I feel at home in Odisha: Mark Tully
Bhubaneswar: Veteran British journalist and writer Sir William Mark Tully popularly known as Mark Tully, who has made India his home for over 50 years, was in Odisha capital on Thursday as a speaker at three-day Tata Steel Bhubaneswar Literary Meet (TSBLM) where he had a tete-a-tete with this journalist on a wide range of topics.
Shift in journalistic ethics
No, I don’t think the ethics have changed. I think the ways of doing it have changed; also ease of communication has made a difference as well. The social media have also played an important role. The fundamental ethics of journalism should never change. A journalist’s job is to report accurately in an unbiased way.
Journalism as business
News has always been a business. In Britain, there are great press barons. In India, you had people like Ramnath Goenka who owned The Indian Express. What has changed now is the ownership. The owners are not necessarily people, who understand about press or are pressmen themselves. Goenka was a real journalist. But now, people who have no connection with media own it, which creates problems. Particularly in electronic media, the houses are owned by people having business interest.
Change in news presentation
It is very wrong to make sweeping generalisation because there are excellent organisations, excellent journalists.
Muffling voice of media
I don’t know. I have not come across of any examples of stories being pulled down. There is a widespread feeling that journalism has been in some way muted or curbed. I think, the whole issue is being exaggerated. There is a lot of very good journalism still going on. You just hear or talk about this as another emergency. I lived with the emergency. I can tell you this is not another emergency, nothing like that. Every government tries to bully the press, sometimes successfully and sometimes not.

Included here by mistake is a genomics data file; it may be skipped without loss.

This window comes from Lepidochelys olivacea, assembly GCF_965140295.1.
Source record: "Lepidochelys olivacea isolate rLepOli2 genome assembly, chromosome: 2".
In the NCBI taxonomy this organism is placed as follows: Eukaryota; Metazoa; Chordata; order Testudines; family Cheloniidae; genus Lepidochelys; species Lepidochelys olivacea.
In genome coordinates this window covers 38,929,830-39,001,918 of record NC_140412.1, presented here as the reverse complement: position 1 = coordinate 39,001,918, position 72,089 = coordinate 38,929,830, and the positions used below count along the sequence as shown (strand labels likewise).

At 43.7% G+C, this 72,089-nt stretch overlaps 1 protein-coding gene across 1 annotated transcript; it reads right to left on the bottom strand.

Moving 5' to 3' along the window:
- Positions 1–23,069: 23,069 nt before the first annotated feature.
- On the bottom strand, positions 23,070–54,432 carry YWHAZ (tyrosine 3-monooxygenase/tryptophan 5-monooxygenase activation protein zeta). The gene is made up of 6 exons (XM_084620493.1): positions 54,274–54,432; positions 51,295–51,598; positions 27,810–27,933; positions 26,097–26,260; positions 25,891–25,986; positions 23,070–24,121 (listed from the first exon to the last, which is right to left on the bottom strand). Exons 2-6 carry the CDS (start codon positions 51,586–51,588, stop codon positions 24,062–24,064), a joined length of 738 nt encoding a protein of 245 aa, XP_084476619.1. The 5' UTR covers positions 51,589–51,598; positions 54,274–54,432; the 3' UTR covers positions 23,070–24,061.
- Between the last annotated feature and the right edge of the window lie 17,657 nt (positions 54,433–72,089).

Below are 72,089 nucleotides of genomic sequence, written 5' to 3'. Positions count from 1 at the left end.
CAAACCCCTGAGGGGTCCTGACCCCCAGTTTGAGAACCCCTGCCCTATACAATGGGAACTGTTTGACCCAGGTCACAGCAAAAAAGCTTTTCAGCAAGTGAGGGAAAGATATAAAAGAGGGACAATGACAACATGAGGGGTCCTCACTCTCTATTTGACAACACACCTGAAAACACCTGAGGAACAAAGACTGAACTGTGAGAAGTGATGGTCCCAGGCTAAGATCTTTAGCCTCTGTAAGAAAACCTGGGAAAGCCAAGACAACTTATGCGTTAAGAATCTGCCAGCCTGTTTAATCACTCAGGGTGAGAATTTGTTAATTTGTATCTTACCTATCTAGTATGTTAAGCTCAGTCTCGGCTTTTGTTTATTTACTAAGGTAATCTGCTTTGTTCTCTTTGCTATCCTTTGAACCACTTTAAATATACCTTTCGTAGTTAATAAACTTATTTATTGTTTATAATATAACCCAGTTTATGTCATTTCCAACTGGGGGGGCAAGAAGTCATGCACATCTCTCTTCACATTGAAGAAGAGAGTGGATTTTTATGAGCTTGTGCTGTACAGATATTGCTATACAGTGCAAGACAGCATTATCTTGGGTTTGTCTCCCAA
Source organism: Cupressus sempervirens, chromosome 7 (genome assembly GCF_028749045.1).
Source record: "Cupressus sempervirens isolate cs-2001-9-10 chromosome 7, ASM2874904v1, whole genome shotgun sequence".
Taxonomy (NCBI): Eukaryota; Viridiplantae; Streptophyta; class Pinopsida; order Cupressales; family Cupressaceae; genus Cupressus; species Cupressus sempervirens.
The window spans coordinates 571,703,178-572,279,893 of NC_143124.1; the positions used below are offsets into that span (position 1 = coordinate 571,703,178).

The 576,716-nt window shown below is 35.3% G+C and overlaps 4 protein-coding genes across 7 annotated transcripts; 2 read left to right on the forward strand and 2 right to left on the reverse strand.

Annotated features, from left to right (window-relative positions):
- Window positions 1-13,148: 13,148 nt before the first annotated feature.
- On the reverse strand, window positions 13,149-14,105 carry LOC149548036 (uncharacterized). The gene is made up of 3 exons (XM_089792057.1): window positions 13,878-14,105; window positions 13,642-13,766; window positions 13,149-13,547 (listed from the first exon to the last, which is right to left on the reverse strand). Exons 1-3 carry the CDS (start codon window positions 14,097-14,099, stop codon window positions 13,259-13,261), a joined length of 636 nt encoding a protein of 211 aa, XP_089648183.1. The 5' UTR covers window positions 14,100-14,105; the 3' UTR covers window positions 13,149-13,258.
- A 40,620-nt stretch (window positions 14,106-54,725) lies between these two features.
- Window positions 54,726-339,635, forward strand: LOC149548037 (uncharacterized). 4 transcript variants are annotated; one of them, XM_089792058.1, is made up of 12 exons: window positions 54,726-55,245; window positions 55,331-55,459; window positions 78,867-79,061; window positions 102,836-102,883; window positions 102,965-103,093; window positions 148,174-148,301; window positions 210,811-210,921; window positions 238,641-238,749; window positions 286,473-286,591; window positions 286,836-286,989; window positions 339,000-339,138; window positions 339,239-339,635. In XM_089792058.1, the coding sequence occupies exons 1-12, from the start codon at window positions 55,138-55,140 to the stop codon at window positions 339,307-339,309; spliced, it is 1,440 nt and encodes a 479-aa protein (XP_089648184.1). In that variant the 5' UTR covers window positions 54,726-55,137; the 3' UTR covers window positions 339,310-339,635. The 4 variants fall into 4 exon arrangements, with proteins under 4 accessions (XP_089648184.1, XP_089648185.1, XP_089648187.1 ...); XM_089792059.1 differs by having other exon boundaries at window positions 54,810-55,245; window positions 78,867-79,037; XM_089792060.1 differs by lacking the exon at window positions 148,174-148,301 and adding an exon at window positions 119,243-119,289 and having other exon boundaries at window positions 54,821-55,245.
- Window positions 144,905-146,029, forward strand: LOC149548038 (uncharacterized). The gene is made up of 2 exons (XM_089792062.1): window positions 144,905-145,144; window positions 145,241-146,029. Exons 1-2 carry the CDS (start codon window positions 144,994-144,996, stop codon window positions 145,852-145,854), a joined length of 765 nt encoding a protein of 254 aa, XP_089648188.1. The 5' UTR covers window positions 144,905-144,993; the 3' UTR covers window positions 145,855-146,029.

Social media censorship
Ideally, it should be done. But, I don’t see any way of doing it. Controlling creates more problems. The answer lies with responsible journalistic organisations which are trusted by people. In case of a riot, people instead of buying the rumours, which are always used to provoke the situation, should turn to responsible media houses.
It’s my home in a way because I was born in Calcutta. So, I am from eastern India. We came as children to Puri for winter holidays. In every way I feel at home here.
Odisha as a tourist destination
I think the eastern India has been ignored by tourism industry. That should be put right. The voice of West Bengal and Odisha should be heard much more loudly. When people ask me about holiday destinations in India, I tell them not to go to Rajasthan. There are several beautiful places in eastern India. I recommend them Konark, for instance. Where will you find such a monument like Sun Temple, the history of Jagannath temple in Puri, Temple City Bhubaneswar and Cuttack. Odisha needs to get its act together and go all out to sell itself as a tourist destination. It’s a wonderful state.
Concern about Puri
This historic place is not being taken care of properly. The beaches are getting polluted. The buildings of architectural significance are being pulled down to erect commercial establishments. Environmental violations have been committed and matters have gone up to Green Tribunal. This has to stop. One cannot recreate places of historical significance. Media has to come forward and play a pivotal role in highlighting them.
Message to budding journalists
I don’t really like to give messages because I am not that important a person. It sounds strange coming from someone like me who has become well-known as a journalist. Basically, we should have a sense of humility. We should realise that the story we tell or are telling is someone else’s story, this is not our story. We as journalists tend to say did you see or read or hear my story about…? Actually, we should refrain from using ‘my’.